The grand finale: Roberts prepares for final Nutcracker


Roberts dances in the 2021 performance (photo by Maddie Roberts).

Marin Poleshek, Managing Editor

With the holidays right around the corner, many students are busy with a whirlwind of finals, family traditions, parties, and more. 

For senior Maddie Roberts, however, this time of year brings something slightly different. A skilled ballerina, her focus this season is less on Christmas wish lists and more on her most anticipated performance of the year: the Nutcracker.

This year marks Roberts’ 14th and final Nutcracker, a bittersweet milestone, seeing as she has been dancing since she was three years old. This will also be her third consecutive year playing the Sugar Plum Fairy, a leading role in the ballet.

Despite the arduous training required for this role, Roberts claims it is her favorite out of all the parts she has danced. In the weeks leading up to the show, she typically spends seven days each week rehearsing at the studio. On top of her demanding role as Sugar Plum, she also plays roles in the waltz scene, the marzipan scene, and even as the Nutcracker himself. 

Though Roberts claims that she no longer gets nervous for these annual performances, she notes that her biggest challenge is knowing multiple dances. Playing such a wide variety of characters means being able to perform more than eight different routines, each with its own unique choreography to remember. In addition, she also learns the parts of other dancers in case an understudy is needed.

Roberts practices for the performance alongside her partner (photo by Maddie Roberts).

“You have to know everything,” she said. “You have to be willing to hop in and just be able to do their spot.”

A lifetime of dance has taught Roberts that “being present” is the key to managing these different responsibilities. In order to pick up choreography quickly, she ensures that every part of practice is intentional and focused. She also puts in significant time outside of the studio, maintaining a strict routine of stretching, icing and resting to perform at her best each and every day.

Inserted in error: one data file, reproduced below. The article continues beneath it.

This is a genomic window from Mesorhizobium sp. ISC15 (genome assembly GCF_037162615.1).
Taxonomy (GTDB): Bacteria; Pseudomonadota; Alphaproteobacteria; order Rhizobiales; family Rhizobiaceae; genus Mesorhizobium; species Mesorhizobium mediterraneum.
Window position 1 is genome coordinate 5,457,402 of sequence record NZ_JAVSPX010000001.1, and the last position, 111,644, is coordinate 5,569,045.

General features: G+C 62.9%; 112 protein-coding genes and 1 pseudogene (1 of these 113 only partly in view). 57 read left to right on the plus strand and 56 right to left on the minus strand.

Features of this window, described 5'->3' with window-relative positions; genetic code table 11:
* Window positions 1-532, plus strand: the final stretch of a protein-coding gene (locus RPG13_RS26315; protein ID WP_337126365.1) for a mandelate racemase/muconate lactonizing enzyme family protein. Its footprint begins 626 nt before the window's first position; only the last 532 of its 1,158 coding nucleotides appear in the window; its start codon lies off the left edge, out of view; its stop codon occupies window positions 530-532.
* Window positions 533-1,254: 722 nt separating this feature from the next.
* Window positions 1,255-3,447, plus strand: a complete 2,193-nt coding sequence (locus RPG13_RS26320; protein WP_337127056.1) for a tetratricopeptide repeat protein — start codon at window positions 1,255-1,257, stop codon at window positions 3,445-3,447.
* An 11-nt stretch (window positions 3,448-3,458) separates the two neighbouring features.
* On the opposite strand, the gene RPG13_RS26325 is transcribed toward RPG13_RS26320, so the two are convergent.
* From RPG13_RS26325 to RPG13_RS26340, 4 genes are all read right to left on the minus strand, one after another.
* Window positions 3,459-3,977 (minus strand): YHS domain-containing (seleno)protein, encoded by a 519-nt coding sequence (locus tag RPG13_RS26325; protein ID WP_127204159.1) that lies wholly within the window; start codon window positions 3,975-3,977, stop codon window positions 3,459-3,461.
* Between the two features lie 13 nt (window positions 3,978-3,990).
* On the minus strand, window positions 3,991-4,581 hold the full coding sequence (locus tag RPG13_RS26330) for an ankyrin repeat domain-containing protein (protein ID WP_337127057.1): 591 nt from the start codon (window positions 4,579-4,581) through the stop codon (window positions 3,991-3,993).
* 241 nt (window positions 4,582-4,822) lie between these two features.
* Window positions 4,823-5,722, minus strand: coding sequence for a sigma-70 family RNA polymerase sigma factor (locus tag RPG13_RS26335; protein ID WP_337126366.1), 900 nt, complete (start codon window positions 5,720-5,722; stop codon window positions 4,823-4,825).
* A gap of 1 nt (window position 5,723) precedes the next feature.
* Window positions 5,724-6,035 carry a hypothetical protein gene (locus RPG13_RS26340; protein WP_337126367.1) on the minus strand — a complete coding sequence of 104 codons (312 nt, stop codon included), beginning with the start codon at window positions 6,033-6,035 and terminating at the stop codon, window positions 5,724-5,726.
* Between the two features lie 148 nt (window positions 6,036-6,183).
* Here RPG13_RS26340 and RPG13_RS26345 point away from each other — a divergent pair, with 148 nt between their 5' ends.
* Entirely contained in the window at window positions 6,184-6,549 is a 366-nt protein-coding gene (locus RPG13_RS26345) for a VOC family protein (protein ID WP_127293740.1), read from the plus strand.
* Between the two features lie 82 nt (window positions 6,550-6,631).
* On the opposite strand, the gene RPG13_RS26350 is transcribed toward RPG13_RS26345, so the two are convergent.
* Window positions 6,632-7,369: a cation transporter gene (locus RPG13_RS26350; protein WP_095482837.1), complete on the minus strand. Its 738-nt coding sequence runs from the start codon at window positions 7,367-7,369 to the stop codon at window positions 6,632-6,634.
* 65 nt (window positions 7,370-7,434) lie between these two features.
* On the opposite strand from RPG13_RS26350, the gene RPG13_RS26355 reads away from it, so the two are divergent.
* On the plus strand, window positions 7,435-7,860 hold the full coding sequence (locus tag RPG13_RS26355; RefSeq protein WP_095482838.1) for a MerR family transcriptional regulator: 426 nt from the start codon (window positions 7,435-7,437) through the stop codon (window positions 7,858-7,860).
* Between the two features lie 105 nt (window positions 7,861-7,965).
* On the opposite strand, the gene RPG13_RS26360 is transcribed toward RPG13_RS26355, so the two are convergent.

“It’s really an acting job,” she jokes, alluding to the ability to cover up the pain to make a performance appear effortless. “You have to look like it’s easy and graceful,” she adds, “…when your feet are killing you, that’s really hard.”

While there are times the intensity exhausts her, a genuine love for her craft is what keeps Roberts going. She notes the friendships she has cultivated as one of her favorite aspects of the experience.

“It’s encouraging to have others going through the same journey,” she says, pointing to her fellow dancers that put in just as much work as she does. Despite not being the same age or attending the same school, their dedication to dance unites them in a way nothing else can.

Roberts poses along the Tampa Riverwalk (photo by Maddie Roberts).

To Roberts, this same uniting factor is part of what makes the Nutcracker story so special. Unlike other ballets, the Nutcracker is familiar to many. 

“It’s a story ballet that people can follow along with,” she says. “It’s just a happy time for everyone.”

And indeed it is. This year is looking to be one of the most-attended performances yet, with more tickets sold at this point in the season than ever before. While Roberts is unsure if they will sell out, there is no doubt that hopes are high. 

“This is a big year for us,” she claims.

Though this year will be Roberts’ last Nutcracker, she has no plans to end her dance career. She plans to study ballet in college and has already begun to audition for programs. This process can be grueling, seeing as many schools only select 10-20 students each year. 

Roberts rehearses diligently in the studio (photo by Maddie Roberts).

Roberts’ most recent audition, for example, included over 500 dancers competing for only 25 spots. “It’s very selective, so we’ll see,” she laughs.

While she has not yet picked a school, she is confident in her pursuit of ballet and ultimately hopes to receive a Bachelor of Arts. 

“I want to continue growing in dance and just see where it takes me,” she says.

Her advice to aspiring dancers? Live in the moment.

“Even on the days when you don’t want to be there, be present,” she says. “Dance is very demanding- it has to bring you joy.”

Roberts will perform in the Nutcracker on Dec. 17 and 18 at the Oak Mountain High School Performing Arts Center. 

Tickets are available at